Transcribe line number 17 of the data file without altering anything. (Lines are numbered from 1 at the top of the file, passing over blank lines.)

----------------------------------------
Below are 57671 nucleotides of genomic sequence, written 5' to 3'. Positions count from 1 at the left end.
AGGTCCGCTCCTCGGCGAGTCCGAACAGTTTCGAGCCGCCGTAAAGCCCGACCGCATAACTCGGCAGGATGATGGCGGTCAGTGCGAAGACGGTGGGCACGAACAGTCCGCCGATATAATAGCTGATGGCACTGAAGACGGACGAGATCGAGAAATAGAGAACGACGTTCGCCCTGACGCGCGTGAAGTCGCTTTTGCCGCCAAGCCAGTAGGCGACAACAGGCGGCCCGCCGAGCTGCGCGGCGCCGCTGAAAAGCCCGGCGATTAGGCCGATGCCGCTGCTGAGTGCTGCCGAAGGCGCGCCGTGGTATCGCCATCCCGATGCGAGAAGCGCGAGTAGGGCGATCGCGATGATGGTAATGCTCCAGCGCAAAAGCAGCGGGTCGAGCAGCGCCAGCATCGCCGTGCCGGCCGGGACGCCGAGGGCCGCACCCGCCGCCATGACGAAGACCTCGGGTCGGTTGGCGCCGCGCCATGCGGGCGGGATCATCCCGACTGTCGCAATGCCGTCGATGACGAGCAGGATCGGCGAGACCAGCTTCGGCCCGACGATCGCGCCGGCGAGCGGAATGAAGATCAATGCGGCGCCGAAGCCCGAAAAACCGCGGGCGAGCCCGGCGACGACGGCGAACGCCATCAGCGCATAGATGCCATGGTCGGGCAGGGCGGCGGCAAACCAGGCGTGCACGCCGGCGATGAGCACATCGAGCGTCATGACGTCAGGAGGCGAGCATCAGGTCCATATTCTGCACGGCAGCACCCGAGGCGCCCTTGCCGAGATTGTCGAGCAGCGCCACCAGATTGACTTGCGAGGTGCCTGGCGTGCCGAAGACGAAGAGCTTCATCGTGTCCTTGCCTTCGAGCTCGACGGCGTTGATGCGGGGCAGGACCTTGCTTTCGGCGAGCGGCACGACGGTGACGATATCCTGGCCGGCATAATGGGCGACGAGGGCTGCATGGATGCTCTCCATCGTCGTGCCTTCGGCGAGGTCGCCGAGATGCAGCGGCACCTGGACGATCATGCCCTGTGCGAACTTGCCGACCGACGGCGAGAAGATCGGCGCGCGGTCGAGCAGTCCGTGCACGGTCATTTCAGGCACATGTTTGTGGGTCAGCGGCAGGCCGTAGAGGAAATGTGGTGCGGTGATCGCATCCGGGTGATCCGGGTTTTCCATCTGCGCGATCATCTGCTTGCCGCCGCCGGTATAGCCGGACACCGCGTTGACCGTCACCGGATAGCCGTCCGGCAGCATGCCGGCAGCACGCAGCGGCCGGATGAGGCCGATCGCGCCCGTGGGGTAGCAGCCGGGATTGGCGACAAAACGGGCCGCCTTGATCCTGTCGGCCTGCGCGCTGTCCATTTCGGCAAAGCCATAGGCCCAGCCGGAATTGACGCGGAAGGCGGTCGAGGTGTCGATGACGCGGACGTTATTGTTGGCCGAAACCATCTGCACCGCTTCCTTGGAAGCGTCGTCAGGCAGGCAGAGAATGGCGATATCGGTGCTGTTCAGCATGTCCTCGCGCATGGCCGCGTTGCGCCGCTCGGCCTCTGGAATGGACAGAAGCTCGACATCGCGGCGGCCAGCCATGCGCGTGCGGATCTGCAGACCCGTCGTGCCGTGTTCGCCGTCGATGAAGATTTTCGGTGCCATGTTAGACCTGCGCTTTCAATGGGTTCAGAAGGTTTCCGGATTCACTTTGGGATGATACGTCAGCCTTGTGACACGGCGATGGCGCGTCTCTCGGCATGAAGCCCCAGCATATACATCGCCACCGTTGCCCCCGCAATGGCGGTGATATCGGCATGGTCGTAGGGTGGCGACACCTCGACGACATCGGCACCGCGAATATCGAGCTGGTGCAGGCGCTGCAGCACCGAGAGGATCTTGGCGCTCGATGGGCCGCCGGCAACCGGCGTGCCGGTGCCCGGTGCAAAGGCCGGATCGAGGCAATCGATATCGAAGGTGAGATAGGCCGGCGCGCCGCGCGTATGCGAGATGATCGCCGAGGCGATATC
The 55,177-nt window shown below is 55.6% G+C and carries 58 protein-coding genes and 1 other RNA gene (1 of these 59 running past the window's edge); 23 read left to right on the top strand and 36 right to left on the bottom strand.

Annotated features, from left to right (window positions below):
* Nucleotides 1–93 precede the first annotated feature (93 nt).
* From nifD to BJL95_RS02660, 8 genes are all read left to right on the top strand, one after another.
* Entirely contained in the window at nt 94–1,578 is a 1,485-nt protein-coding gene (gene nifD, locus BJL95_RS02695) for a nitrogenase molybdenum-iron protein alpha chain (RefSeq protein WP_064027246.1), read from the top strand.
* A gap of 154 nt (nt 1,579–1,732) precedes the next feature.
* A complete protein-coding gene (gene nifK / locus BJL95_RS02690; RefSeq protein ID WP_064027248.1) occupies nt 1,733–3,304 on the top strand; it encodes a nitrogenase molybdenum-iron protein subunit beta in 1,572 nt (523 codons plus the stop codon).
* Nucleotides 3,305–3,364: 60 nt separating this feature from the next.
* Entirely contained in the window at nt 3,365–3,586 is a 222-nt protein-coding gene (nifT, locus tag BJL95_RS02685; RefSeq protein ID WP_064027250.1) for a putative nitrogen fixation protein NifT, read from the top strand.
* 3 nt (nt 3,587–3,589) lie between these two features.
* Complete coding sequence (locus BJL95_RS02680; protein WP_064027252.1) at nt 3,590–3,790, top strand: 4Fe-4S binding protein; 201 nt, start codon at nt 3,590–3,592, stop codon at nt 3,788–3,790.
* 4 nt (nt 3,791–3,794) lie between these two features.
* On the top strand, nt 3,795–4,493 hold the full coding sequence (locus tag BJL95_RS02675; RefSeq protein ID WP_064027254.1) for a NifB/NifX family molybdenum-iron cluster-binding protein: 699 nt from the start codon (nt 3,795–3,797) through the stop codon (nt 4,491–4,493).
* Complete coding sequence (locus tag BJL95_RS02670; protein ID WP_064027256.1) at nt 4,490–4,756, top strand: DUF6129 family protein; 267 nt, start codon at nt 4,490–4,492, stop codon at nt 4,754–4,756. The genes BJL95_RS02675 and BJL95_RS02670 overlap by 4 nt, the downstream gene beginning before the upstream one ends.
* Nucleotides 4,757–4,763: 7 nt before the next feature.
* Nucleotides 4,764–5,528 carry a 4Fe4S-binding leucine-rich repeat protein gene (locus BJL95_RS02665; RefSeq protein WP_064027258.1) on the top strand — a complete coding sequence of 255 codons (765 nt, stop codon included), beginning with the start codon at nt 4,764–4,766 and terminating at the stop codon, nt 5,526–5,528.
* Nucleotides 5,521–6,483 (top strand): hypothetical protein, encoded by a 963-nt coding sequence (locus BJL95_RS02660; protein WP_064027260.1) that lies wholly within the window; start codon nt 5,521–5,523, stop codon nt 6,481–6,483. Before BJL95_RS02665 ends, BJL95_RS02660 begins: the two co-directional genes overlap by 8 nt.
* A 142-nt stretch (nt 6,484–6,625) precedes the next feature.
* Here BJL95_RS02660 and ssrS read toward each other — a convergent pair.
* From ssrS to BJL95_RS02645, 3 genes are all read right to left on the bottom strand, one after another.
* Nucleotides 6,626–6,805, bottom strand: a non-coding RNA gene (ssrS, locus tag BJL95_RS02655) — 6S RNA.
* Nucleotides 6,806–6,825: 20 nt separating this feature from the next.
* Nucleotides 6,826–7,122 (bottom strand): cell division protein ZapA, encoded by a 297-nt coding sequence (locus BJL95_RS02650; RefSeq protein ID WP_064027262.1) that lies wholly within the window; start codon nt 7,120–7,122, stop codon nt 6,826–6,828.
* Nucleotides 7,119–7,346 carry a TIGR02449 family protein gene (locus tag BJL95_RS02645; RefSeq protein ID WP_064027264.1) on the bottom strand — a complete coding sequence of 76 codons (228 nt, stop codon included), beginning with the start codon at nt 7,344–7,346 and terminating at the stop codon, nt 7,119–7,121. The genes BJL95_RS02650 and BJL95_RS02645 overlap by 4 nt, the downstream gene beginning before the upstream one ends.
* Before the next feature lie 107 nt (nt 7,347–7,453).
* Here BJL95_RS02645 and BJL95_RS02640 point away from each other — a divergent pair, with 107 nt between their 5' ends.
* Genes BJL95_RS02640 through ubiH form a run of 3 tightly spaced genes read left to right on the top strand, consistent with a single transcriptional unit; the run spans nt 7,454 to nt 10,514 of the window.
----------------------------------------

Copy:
* Nucleotides 4,757–4,763: 7 nt before the next feature.